Dear ABCUSA Family,
The recent terrorist attacks in England, the apparently politically motivated shooting that took place in Virginia, ongoing debates over how to treat immigrants and visitors to our country, and the struggles of another Baptist denomination to take a clear stand on issues related to white supremacy remind us all that we are living in a violent and divided world that desperately needs to overcome every form of social and political discrimination and search for more just ways to live in harmony. In 2017, American Baptists gladly and forthrightly reassert our fundamental Baptist convictions regarding individual liberty, dignity and respect for all people, regardless of their racial or ethnic heritage, political or religious beliefs, or any other factor. In 1976, the General Board affirmed a policy statement on human rights, which said:
“Baptist history is rooted in concern for conscience and for freedom of individual beliefs, for choice, and for unregimented living whether by religious dogma and institution or by social and political structures. John Bunyan in prison and Roger Williams driven from Massachusetts, reflect commitment to these ideas, as did Martin Luther King, in his witness to human dignity and the rights of minority groups. Resolutions by the American Baptist Churches over the years have particularly sought to reflect the denomination’s basic principles of freedom of thought and belief, the right of dissent, the responsibility to speak prophetically to church and society and support for human dignity and social justice.”
In the past, American Baptists have expressed these convictions in resolutions and statements, which make clear we have consistently opposed every form of racism and discrimination. For example, in 1983, the ABC General Board declared,
“We, as American Baptists, believe that all people are made in the image of God and that the right to human dignity, to be respected and treated as a person without regard to race, is foundational to our faith… Racism, whether individual or corporate, is a sin against God… We affirm the diversity of races and cultures as distinctive aspects of our denomination. We accept each person as a full participant and each race and each culture as valid expressions within the life and witness of the ABC family.”
The statement rejected manifest destiny as “a form of white racism which has affected the way the United States views its role in the world and views immigrants to this country. As American Baptists, we will seek to create a new image for this nation in which the cultures, the contributions, the insights and the abilities of all racial groups are valued.”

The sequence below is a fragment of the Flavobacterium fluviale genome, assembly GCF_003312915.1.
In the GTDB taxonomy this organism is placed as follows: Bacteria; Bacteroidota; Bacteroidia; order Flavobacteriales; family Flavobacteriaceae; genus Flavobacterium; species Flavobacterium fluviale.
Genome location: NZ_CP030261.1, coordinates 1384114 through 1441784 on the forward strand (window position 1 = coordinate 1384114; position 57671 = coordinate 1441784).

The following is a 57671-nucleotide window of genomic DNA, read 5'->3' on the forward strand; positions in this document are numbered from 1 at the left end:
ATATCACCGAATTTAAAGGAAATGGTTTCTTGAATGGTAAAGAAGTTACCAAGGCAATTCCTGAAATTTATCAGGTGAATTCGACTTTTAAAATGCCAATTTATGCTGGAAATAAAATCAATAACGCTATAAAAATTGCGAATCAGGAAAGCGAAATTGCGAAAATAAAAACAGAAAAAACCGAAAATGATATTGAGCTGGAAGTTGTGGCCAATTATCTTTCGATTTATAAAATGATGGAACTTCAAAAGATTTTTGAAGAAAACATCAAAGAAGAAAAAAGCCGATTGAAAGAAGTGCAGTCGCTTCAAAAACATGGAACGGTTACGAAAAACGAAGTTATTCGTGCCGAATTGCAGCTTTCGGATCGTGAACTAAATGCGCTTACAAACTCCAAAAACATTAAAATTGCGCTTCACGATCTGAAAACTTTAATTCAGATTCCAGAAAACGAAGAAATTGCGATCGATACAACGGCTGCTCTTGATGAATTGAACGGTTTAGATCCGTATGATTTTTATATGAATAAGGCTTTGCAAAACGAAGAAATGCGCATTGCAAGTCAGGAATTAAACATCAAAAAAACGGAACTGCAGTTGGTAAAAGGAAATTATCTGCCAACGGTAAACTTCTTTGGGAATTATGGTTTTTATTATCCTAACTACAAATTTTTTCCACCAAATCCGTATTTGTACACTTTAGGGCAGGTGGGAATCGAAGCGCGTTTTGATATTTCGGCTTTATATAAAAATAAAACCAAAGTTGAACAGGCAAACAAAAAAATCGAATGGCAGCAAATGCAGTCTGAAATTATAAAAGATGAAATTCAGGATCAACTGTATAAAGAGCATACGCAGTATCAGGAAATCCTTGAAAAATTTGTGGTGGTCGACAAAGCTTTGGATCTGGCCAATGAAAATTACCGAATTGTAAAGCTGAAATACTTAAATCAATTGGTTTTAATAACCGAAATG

We also have clearly stated in the past that American Baptists reject violence as a means of achieving one’s social, religious or political goals. In a Convention resolution opposing racial segregation adopted in 1964 and reaffirmed by the General Board in 1985, we urged our members to engage in “programs of nonviolent direct action” and made clear that only “Christian means must be used to obtain these desired ends.”
With such a rich and diverse set of resolutions and statements, how should we as American Baptists respond to the challenges we face in today’s troubled and fractured society? I suggest we not only re-affirm the statements of the past, but resolve to live them out in practical and consistent ways in our individual and congregational spiritual journeys. Martin Luther King Jr. stated, “One of the great tragedies of life is that men seldom bridge the gulf between practice and profession, between doing and saying” (Strength to Love, 37). To bring our thoughts and actions in line with our expressed convictions, we must re-engage Scripture and let its message take control of our beliefs, attitudes, emotions and actions. Please consider these as a starting point in such a transformational journey:
Everyone should be quick to listen, slow to speak and slow to become angry, for a person’s anger does not bring about the righteous life that God desires…If anyone considers himself religious and yet does not keep a tight rein on his tongue, he deceives himself and his religion is worthless. Religion that God our Father accepts as pure and faultless is this: to look after orphans and widows in their distress and to keep oneself from being polluted by the world. (James 1:19-20, 26-27)
If I give all I possess to the poor and surrender my body to the flames, but have not love, I gain nothing. Love is patient, love is kind. It does not envy, it does not boast, it is not proud. It is not rude, it is not self-seeking, it is not easily angered, it keeps no record of wrongs. Love does not delight in evil but rejoices with the truth. It always protects, always trusts, always hopes, always perseveres. (1 Corinthians 13:3-7)
As I reflect on these Scriptures, I glean the following challenges to help us all hold fast to our Baptist convictions while also contributing to a more harmonious American civic life:
- Commit to listen more graciously and with an open mind, especially when we are in conversation with people who hold different views than we do.
- Reject anger, rudeness, hatred, arrogance, and egotism in our dealings with others. Being prophetic is not compatible with being obsessive, abusive or insensitive.
- Do not forget that people we disagree with are still human beings, and desire respect, grace and acceptance. The Golden Rule still applies to human relationships.
- Be patient before responding to situations and people; oftentimes, first reports of an event do not convey the whole truth. Knee-jerk reactions are seldom helpful.
- Do not assume that one’s own position on an issue is the only Christian response to which all others must subscribe. We know only “in part,” as Paul says.
Yours in Christ,
Rev. Dr. Lee B. Spitzer
American Baptist Churches USA